This means domestic prices may have to go up or at best remain (in some parts of the country, petrol sells for as high as N250 per litre) because at present, petrol consumed in the country is solely imported by the NNPC.
Hence, the cost of subsidy has continued to grow exponentially, partly because government has had to spend even more to keep domestic prices stable, in addition to an increase in fuel consumption of 50 million litres per day.
Conversely, declining oil prices would mean a reduction in NNPC’s earning and their ability to cater for the extra cost incurred from the differential in landing cost of and pump price of petrol.
NNPC as ‘sole importer’ of petrol
In January, Ibe Kachikwu, minister of state for petroleum resources, disclosed to the joint committee of the national assembly investigating petrol scarcity in the country during that period that NNPC, has incurred a loss of N85.5 billion over three months (N800-N900 million daily).
He said the loss arose from importing petrol and selling at a discounted price of N145 per litre, against the landing cost of N171 per litre, resulting in a differential of N26 per litre.
Kachikwu explained that “the N145 per litre price was fixed in the first quarter of 2016 when crude oil was selling for $49” and pointed out that “with crude oil price rising to $67 a barrel, the pump price may no longer be sustainable”.
The minister said the landing cost of petrol which was “N133.28 per litre in 2016, is now N171 per litre, which has resulted in the stoppage of importation of the product by independent marketers”.
According to him, the situation forced the national oil company to be the 100 percent importer of the product – with the federal government receiving backlash from major oil marketers in the country.
‘Overdependence on petrol increases cost of subsidy’
Kachikwu recently said subsidy on petrol currently costs the federal government N1.4 trillion annually.
Speaking at a liquefied petroleum gas (LPG) workshop organised by the ministry, he said Nigeria is overly dependent on imported petroleum and not exploring other sources of clean energy.
According to him, because of this, “there is an under recovery, a loss in the importation of the petrol being borne by the NNPC.”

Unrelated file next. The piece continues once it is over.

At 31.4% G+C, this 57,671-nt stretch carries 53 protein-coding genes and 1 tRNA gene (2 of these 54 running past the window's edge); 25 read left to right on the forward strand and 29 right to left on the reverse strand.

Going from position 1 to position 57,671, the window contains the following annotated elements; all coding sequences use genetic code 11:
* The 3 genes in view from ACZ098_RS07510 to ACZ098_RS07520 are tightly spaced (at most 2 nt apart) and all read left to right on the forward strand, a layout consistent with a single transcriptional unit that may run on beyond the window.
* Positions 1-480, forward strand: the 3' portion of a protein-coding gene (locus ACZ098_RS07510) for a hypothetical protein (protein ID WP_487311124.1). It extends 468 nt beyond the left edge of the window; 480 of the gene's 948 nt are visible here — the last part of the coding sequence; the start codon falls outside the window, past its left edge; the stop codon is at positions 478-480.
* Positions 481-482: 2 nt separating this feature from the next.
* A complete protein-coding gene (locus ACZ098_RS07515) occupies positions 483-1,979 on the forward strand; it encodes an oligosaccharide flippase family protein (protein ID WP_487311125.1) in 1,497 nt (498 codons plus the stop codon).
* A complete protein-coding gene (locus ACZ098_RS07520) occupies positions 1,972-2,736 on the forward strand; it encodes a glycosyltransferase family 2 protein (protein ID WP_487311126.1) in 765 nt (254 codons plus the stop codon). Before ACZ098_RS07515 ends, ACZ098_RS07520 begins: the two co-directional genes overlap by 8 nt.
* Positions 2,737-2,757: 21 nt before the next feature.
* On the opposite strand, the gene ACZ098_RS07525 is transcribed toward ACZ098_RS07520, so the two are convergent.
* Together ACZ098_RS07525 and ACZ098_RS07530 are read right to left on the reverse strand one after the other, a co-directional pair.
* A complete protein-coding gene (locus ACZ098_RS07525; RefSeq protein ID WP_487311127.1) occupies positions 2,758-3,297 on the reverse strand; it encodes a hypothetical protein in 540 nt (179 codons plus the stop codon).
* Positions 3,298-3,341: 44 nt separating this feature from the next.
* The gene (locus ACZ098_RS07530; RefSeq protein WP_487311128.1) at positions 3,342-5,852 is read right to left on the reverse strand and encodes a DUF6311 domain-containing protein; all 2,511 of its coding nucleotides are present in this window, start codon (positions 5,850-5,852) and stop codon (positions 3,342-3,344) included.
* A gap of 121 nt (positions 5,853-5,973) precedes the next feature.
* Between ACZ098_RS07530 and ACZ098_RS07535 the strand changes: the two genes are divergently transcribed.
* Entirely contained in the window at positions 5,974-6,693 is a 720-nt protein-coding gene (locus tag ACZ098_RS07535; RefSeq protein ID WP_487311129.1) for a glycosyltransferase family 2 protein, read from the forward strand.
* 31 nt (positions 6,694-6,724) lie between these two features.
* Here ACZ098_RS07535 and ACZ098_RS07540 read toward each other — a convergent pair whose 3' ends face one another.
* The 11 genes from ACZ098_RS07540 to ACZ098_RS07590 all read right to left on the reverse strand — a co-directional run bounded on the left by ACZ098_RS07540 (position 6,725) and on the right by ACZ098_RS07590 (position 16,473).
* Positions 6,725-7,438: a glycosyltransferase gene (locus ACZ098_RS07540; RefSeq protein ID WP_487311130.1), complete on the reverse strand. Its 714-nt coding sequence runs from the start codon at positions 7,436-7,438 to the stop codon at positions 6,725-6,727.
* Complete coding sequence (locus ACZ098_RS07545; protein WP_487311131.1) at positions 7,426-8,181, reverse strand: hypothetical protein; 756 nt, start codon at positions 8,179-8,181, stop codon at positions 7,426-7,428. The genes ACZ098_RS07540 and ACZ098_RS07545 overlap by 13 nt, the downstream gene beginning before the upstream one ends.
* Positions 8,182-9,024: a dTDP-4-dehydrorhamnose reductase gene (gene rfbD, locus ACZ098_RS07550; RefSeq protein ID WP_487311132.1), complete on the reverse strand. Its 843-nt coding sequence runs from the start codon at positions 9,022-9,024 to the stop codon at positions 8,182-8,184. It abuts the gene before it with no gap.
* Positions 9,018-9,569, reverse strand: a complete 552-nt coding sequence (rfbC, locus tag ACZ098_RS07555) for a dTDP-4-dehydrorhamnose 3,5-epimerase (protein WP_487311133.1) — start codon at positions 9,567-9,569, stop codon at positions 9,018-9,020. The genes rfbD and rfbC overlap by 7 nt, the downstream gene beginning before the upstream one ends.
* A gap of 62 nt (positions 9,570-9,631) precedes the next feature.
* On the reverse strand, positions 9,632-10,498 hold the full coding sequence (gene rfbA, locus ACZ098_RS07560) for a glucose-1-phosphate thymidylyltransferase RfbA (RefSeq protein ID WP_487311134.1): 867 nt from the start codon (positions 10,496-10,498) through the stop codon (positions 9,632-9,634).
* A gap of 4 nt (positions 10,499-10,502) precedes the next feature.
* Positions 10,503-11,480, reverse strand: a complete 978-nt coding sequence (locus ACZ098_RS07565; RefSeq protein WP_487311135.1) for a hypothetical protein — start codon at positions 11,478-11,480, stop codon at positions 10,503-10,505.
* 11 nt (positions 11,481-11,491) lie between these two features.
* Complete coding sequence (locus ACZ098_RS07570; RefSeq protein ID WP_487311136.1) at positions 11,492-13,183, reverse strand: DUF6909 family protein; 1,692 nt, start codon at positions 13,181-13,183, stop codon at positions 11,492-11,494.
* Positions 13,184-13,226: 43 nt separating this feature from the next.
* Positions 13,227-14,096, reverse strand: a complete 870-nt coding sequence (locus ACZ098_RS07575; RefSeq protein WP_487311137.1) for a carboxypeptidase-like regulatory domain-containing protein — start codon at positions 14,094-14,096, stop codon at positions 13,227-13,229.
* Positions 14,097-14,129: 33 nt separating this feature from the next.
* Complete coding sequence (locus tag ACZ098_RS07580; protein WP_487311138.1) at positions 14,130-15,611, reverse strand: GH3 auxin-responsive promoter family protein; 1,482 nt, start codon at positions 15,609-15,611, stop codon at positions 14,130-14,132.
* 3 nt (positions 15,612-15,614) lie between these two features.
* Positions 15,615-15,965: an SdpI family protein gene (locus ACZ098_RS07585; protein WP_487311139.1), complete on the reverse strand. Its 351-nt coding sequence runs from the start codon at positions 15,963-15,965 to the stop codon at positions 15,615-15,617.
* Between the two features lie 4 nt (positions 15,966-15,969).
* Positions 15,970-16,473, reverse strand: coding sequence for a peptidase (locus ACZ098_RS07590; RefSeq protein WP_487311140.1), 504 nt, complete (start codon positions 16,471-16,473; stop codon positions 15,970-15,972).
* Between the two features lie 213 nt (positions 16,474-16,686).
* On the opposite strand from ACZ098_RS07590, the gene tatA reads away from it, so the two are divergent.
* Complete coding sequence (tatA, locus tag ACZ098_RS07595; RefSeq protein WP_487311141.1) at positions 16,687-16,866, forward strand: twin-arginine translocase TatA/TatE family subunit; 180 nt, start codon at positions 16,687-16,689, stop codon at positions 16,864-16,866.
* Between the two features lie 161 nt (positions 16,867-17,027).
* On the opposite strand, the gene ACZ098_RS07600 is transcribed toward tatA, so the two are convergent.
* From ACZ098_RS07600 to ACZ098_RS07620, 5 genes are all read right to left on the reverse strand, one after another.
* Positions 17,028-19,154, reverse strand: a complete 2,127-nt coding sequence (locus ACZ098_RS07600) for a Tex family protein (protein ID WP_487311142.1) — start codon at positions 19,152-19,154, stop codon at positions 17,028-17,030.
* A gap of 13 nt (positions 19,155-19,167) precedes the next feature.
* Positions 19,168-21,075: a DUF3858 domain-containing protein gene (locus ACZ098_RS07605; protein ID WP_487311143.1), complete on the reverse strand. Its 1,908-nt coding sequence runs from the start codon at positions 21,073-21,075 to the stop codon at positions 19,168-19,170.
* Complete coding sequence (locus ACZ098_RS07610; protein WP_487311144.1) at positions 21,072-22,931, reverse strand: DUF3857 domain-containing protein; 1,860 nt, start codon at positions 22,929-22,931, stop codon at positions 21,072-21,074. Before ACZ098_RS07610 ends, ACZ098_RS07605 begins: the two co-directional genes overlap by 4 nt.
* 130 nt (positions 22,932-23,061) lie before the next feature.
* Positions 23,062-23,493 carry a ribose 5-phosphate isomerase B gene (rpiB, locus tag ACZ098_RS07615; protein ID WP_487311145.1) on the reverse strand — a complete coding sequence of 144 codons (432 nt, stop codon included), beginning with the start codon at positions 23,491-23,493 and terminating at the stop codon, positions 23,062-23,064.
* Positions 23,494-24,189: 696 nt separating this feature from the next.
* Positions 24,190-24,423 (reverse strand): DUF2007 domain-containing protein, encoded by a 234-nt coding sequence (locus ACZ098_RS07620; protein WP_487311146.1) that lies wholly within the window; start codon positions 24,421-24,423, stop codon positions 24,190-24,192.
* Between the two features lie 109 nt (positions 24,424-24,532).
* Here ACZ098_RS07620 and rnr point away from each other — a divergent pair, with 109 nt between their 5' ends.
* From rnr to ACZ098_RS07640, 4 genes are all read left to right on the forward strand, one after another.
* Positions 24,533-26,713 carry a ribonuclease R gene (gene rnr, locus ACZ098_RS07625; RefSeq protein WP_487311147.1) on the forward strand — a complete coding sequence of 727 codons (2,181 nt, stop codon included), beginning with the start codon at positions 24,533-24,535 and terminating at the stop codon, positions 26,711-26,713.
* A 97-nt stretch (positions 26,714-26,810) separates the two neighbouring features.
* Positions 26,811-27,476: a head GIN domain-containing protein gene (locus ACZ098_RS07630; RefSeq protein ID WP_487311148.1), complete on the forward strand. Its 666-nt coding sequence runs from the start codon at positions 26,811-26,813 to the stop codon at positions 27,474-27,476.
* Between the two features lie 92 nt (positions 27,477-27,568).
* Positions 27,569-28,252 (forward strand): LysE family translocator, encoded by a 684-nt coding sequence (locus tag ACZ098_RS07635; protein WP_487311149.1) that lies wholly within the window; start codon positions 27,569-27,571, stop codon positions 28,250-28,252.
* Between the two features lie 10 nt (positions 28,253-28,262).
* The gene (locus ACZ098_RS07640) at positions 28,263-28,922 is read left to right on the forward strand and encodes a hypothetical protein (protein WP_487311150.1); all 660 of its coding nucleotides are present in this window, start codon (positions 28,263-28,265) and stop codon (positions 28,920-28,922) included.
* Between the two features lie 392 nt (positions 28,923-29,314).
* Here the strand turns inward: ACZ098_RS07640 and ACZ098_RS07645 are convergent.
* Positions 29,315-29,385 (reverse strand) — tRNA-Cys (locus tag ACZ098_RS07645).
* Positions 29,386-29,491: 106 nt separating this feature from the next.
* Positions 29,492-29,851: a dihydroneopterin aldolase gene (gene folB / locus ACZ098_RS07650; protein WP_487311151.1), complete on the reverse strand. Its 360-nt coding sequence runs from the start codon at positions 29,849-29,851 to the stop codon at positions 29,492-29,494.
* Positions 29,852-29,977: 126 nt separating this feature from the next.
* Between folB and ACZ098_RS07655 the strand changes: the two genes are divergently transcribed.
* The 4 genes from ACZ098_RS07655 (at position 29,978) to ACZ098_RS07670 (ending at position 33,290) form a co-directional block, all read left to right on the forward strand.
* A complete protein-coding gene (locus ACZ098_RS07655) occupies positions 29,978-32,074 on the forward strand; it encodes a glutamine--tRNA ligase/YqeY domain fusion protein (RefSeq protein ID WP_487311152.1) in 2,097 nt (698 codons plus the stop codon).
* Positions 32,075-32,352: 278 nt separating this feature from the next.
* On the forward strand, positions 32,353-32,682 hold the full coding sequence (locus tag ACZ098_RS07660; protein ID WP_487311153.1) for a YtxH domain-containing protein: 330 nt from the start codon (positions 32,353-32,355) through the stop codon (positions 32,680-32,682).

“It is time for Nigeria to harness alternative fuel sources like LPG as under-recovery from the importation and sale of petrol at the government-regulated price of N145 per litre has hit N1.4 trillion,” he said.
“Clean energy is very essential and we need to move away from complete utilisation in our transport sector of only petrol.
“This is creating a lot of under-recovery of N1.4 trillion per annum of exposure to the government.”
In 2016, NNPC put petrol consumption at 17.41 billion litres, or 47.6 million per day.
But Baru said in January that petrol consumption rose to 55 million litres from December 2017.
He said the situation was “straining the ability of NNPC to sustain the prevailing 100 percent petrol importation in the face of increasing cost”.
Assuming an increase in importation costs is accompanied by a rise in crude oil prices, at the current level of consumption, under-recovery or subsidy would keep growing exponentially.
Also, Kachikwu’s recommendation not to subsist on petrol usage alone would be a long road to travel.
Research has shown that conversion of petrol-powered vehicles to LPG powered ones involve installing a separate fuel system as the liquid is stored in highly pressurised fuel tanks.
Moreso, the availability of vehicles that are LPG-fueled, as well as places to refill LPG are few and far between in the country. (The Cable)